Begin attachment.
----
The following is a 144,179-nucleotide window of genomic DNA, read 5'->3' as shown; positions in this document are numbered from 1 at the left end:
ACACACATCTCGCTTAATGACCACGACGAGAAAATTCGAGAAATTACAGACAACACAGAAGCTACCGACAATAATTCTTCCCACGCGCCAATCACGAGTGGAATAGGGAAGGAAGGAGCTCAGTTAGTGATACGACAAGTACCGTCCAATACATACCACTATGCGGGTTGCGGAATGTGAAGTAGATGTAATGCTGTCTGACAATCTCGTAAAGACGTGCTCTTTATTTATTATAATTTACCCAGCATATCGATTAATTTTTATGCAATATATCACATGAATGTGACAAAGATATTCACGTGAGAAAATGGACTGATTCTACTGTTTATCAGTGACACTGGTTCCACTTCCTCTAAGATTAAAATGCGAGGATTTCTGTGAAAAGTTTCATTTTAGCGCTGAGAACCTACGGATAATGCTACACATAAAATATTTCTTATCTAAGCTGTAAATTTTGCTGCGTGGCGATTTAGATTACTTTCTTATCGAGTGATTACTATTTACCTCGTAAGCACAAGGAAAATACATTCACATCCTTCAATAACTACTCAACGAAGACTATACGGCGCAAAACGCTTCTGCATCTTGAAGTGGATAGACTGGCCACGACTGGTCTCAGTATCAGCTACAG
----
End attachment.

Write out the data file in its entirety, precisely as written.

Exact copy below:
The following is a 144,179-nucleotide window of genomic DNA, read 5'->3' as shown; positions in this document are numbered from 1 at the left end:
ACACACATCTCGCTTAATGACCACGACGAGAAAATTCGAGAAATTACAGACAACACAGAAGCTACCGACAATAATTCTTCCCACGCGCCAATCACGAGTGGAATAGGGAAGGAAGGAGCTCAGTTAGTGATACGACAAGTACCGTCCAATACATACCACTATGCGGGTTGCGGAATGTGAAGTAGATGTAATGCTGTCTGACAATCTCGTAAAGACGTGCTCTTTATTTATTATAATTTACCCAGCATATCGATTAATTTTTATGCAATATATCACATGAATGTGACAAAGATATTCACGTGAGAAAATGGACTGATTCTACTGTTTATCAGTGACACTGGTTCCACTTCCTCTAAGATTAAAATGCGAGGATTTCTGTGAAAAGTTTCATTTTAGCGCTGAGAACCTACGGATAATGCTACACATAAAATATTTCTTATCTAAGCTGTAAATTTTGCTGCGTGGCGATTTAGATTACTTTCTTATCGAGTGATTACTATTTACCTCGTAAGCACAAGGAAAATACATTCACATCCTTCAATAACTACTCAACGAAGACTATACGGCGCAAAACGCTTCTGCATCTTGAAGTGGATAGACTGGCCACGACTGGTCTCAGTATCAGCTACAG